If things that bind to GABA receptors (ie GABA, alprazolam, melatonin) which help the parasympathetic side do its job of rest and relax are the things that help, then we need to look at being too alert. Sympathetic activity is the alerting part, right? And, ours are overactive. Also, in my case and certainly others, my beta receptors are oversensitive and respond to adrenaline with a heightened action. It's probably normal to have a little burst of adrenaline to jump start us when we wake up and then our beta receptors zap us with it.

But, my question is, what is waking us up? Is it, as some suspect, a 'crash' or our BP or HR? Something that could never be duplicated in a sleep study, because we would be more 'alert' overnight in a hospital (lights, noise, pain from EEG leads and restriction on sleep positions) compared to the routine and comfort of our own bed at night.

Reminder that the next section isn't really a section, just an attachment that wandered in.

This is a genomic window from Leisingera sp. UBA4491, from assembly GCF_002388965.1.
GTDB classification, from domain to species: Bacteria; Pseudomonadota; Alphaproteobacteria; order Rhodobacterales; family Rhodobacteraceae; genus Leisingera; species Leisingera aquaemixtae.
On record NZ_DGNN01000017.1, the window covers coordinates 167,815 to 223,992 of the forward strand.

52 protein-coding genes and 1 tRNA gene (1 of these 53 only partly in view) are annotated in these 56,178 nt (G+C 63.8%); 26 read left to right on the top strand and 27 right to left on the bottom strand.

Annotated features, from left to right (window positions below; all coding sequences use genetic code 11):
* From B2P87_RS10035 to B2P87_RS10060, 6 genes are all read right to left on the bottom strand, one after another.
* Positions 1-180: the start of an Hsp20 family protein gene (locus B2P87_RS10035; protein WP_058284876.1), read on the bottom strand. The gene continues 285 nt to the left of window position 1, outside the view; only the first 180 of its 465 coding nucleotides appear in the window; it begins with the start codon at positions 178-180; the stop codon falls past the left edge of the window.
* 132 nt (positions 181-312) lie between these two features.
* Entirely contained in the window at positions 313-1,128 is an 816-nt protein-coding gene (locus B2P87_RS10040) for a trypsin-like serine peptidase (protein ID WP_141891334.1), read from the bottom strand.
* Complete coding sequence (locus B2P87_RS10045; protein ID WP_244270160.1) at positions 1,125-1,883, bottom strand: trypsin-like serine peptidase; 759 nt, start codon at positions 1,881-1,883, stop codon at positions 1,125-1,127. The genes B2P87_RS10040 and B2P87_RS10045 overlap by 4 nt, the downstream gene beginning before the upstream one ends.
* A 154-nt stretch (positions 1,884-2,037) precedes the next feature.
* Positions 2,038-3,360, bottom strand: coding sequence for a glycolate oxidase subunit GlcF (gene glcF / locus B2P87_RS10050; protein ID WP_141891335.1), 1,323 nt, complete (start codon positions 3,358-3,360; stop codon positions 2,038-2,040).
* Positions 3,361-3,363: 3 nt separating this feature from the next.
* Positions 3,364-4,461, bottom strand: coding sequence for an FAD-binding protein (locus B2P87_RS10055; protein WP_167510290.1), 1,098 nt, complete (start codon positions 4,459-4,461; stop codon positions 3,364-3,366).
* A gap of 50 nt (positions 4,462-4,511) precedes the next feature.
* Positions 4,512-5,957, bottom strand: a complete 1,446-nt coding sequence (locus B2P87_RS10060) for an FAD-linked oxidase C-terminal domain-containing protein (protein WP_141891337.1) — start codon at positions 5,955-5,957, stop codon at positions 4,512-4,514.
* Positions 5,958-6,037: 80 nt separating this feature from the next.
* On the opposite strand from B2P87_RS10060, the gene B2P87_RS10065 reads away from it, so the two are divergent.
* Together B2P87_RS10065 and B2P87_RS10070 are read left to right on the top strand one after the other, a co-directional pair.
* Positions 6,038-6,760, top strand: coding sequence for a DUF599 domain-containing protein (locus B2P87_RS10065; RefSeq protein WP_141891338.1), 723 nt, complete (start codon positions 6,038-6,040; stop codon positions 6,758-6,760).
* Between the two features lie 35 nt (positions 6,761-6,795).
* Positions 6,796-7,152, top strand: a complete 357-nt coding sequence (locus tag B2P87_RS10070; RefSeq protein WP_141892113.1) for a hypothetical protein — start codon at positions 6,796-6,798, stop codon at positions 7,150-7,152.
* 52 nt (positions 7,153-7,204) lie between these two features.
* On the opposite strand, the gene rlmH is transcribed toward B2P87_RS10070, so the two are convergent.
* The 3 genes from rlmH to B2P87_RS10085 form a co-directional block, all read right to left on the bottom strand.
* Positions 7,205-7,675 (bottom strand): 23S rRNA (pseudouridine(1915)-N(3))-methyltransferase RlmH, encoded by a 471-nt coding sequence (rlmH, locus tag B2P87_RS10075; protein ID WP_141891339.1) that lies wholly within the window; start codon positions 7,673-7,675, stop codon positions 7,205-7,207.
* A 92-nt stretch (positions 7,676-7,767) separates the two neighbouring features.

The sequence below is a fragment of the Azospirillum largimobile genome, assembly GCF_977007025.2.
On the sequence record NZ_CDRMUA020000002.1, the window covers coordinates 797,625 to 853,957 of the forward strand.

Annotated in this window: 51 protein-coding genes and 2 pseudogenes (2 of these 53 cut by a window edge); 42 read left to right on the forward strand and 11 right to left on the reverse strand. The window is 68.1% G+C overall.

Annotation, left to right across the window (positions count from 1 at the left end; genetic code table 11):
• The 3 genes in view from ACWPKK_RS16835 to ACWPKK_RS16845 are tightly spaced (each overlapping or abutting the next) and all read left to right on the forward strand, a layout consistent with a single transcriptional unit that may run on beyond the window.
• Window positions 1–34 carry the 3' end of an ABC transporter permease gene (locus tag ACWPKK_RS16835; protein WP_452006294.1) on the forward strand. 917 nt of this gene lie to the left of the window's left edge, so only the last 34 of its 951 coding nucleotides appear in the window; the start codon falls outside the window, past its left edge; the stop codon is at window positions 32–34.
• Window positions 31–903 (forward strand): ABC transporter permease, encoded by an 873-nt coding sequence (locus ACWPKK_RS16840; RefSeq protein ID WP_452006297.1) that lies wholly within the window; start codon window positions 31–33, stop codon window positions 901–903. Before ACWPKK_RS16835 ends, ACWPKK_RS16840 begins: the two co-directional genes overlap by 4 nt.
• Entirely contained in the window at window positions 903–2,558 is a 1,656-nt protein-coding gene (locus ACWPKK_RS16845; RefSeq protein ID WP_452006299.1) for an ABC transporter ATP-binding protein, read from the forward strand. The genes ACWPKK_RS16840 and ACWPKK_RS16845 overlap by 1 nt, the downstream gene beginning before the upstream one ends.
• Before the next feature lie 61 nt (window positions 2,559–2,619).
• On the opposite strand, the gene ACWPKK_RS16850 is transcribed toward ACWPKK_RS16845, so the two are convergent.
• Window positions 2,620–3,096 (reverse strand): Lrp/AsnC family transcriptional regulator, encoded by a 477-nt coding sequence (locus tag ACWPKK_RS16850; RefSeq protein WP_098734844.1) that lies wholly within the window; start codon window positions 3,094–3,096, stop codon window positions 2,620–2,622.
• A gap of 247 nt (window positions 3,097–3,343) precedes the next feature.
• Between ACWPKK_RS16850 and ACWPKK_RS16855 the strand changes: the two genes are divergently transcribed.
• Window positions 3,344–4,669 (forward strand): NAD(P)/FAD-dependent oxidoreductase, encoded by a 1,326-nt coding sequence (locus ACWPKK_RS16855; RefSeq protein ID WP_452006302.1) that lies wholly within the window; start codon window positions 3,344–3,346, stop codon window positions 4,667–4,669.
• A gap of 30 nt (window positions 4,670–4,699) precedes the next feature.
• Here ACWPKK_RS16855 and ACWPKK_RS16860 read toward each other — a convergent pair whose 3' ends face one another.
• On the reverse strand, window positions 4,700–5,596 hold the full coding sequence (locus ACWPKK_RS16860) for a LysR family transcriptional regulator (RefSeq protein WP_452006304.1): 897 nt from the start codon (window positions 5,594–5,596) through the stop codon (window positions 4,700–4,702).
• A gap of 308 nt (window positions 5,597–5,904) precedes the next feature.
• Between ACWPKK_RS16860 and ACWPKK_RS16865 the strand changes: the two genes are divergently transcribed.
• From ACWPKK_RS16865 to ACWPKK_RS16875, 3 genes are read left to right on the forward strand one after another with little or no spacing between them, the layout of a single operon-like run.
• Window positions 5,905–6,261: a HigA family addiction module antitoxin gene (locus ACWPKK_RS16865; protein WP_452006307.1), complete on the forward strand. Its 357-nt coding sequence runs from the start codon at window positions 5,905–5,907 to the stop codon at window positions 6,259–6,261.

I read (most of) a fascinating book called ?Lights Out: Sleep, Sugar and Survival? by T. S. Wiley, et al. a few years ago and it had interesting stuff in there about the stimulation of artificial light interfering with our sleep cycles. If many of us are light sensitive, this, too, could contribute.

Sorting out the meat computer . . . <_<

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Hi, I was taking my bb in the am then my doc told me to take it at night since I was waking up with palps/tachy, sweats, etc. So now I am still stuck in teh same boat as before except that I don't wake up in the middle of the night anymore.

Jacquie